s stem. If the accused were allowed to be heard and necessaril to present e#idence during the prima facie determination for the issuance of a warrant of arrest" what would stop him from presenting his entire plethora of defenses at this stage -- if he so desires -- in his effort to negate a prima facie findingY 'uch a procedure could con#ert the determination of a prima facie case into a full-blown trial of the entire proceedings and possibl ma-e trial of the main case superfluous. This scenario is also anathema to the summar nature of eGtraditions. That the case under consideration is an eGtradition and not a criminal action is not sufficient to $ustif the adoption of a set of procedures more protecti#e of the accused. If a different procedure were called for at all" a more restricti#e one not the opposite would be $ustified in #iew of respondentKs demonstrated predisposition to flee. 4. Wh"t "re the e=!eption$ to the ENo B"i+F R&+e in E=tr"(ition Pro!ee(in0$6 A. The rule" we repeat" is that bail is not a matter of right in eGtradition cases. =owe#er" the $udiciar has the constitutional dut to curb gra#e abuse of discretion and t rann " as well as the power to promulgate rules to protect and enforce constitutional rights. %urthermore" we belie#e that the right to due process is broad enough to include the grant of basic fairness to eGtraditees. Indeed" the right to due process eGtends to the ,life" libert or propert . of e#er person. It is ,d namic and resilient" adaptable to e#er situation calling for its application.. (ccordingl and to best ser#e the ends of $ustice" we belie#e and so hold that" after a potential eGtraditee has been arrested or

placed under the custod of the law" bail ma be applied for and granted as an eGception" onl upon a clear and con#incing showing of the following/ 1M That" once granted bail" the applicant will not be a flight ris- or a danger to the communit H and 2M That there eGist special" humanitarian and compelling circumstances including" as a matter of reciprocit " those cited b the highest court in the re>uesting state when it grants pro#isional libert in eGtradition case therein. 3M That" the eGtraditee will abide with all the orders and processes of the eGtradition court. 'ince this eGception has no eGpress or specific statutor basis" and since it is deri#ed essentiall from general principles of $ustice and fairness" the applicant bears the burden of pro#ing the abo#e twotiered re>uirement with clarit H precision and emphatic forcefulness. The +ourt reali?es that eGtradition is basicall an eGecuti#eH not a $udicial" responsibilit arising from the presidential power to conduct foreign relations. In its barest concept" it parta-es of the nature of police assistance amongst states" which is not normall a $udicial prerogati#e. =ence" an intrusion b the courts into the eGercise of this power should be characteri?ed b caution" so that the #ital international and bilateral interests of our countr will not be unreasonabl impeded or compromised. In short" while this +ourt is e#er protecti#e of ,the sporting idea of fair pla ". it also recogni?es the limits of its own prerogati#es and the need to fulfill international obligations. Di$!&$$ the Ten Point$ in E=tr"(ition pro!ee(in0$)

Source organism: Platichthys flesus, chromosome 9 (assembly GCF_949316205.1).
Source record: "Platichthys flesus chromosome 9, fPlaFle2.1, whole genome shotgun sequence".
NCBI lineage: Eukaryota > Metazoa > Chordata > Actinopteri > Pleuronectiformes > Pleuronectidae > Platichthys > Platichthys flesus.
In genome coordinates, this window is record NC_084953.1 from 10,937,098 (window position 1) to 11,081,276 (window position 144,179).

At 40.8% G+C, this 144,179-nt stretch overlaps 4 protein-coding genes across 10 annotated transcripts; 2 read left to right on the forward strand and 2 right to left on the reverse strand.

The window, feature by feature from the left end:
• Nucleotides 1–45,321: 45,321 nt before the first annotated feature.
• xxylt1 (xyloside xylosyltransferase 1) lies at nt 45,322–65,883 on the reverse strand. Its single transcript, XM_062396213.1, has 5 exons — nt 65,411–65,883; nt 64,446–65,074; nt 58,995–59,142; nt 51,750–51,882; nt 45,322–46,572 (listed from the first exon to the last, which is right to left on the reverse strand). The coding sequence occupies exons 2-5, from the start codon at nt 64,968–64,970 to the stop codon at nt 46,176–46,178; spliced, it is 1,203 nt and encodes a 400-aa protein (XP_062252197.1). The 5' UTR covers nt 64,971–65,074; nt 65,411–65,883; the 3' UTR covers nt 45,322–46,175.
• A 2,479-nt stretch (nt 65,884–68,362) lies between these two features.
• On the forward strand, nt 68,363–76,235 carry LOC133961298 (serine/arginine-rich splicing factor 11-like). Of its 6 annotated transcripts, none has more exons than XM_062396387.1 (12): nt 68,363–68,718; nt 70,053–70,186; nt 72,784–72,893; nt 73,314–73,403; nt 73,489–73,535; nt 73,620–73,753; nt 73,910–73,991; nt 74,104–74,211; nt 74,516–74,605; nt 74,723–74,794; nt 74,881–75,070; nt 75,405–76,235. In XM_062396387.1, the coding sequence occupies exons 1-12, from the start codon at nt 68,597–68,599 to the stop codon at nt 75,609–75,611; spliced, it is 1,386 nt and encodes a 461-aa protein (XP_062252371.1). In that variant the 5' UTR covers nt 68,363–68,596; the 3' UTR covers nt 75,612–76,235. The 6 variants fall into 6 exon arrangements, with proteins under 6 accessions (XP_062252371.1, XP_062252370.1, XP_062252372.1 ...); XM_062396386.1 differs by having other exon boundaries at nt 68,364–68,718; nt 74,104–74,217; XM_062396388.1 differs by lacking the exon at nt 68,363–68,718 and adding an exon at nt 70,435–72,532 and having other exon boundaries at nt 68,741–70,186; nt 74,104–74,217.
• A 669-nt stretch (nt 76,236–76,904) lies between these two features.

1M The ultimate purpose of eGtradition proceedings is to determine whether the re>uest eGpressed in the petition" supported b its anneGes and the e#idence that ma be adduced during the hearing of the petition" complies with the EGtradition Treat and Law and whether the person sought is eGtraditable. The proceedings are intended merel to assist the re>uesting state in bringing the accused -or the fugiti#e who has illegall escaped -- bac- to its territor " so that the criminal process ma proceed therein. 2M C entering into an eGtradition treat " the !hilippines is deemed to ha#e reposed its trust in the reliabilit or soundness of the legal and $udicial s stem of its treat partner" as well as in the abilit and the willingness of the latter to grant basic rights to the accused in the pending criminal case therein. 3M B* n"t&re then> e=tr"(ition pro!ee(in0$ "re not e5&i'"+ent to " !rimin"+ !"$e in whi!h guilt or innocence is determined. +onse>uentl " an eGtradition case is not one in which the constitutional rights of the accused are necessaril a#ailable. It is more a-in" if at all" to a courtKs re>uest to police authorities for the arrest of the accused who is at large or has escaped detention or $umped bail. =a#ing once escaped the $urisdiction of the re>uesting state" the reasonable pri a "acie presumption is that the person would escape again if gi#en the opportunit . 6M Imme(i"te+* &pon re!eipt o the petition or e=tr"(ition "n( it$ $&pportin0 (o!&ment$> the $udge shall ma-e a pri a "acie finding whether the petition is sufficient in form and in substance" whether it complies with the

EGtradition Treat and the Law" and whether the person sought is eGtraditable. The magistrate has discretion to re>uire the petitioner to submit further documentation" or to personall eGamine the affiants or witnesses. If con#inced that a prima facie case eGists" the $udge immediatel issues a warrant for the arrest of the potential eGtraditee and summons him or her to answer and to appear at scheduled hearing on the petition. 8M (fter being ta-en into custod " potential eGtraditees ma appl for bail. 'ince the applicants ha#e a histor of absconding" the ha#e the burden of showing that LaM their is no flight ris- and no danger to the communit H and LbM there eGist a special" humanitarian or compelling circumstances. The grounds used b the highest court in the re>uesting state for the grant of bail therein ma be considered" under the principle of reciprocit as a special circumstance. In eGtradition cases" bail is not a matter of rightH it is sub$ect to $udicial discretion in the conteGt of the peculiar facts of each case.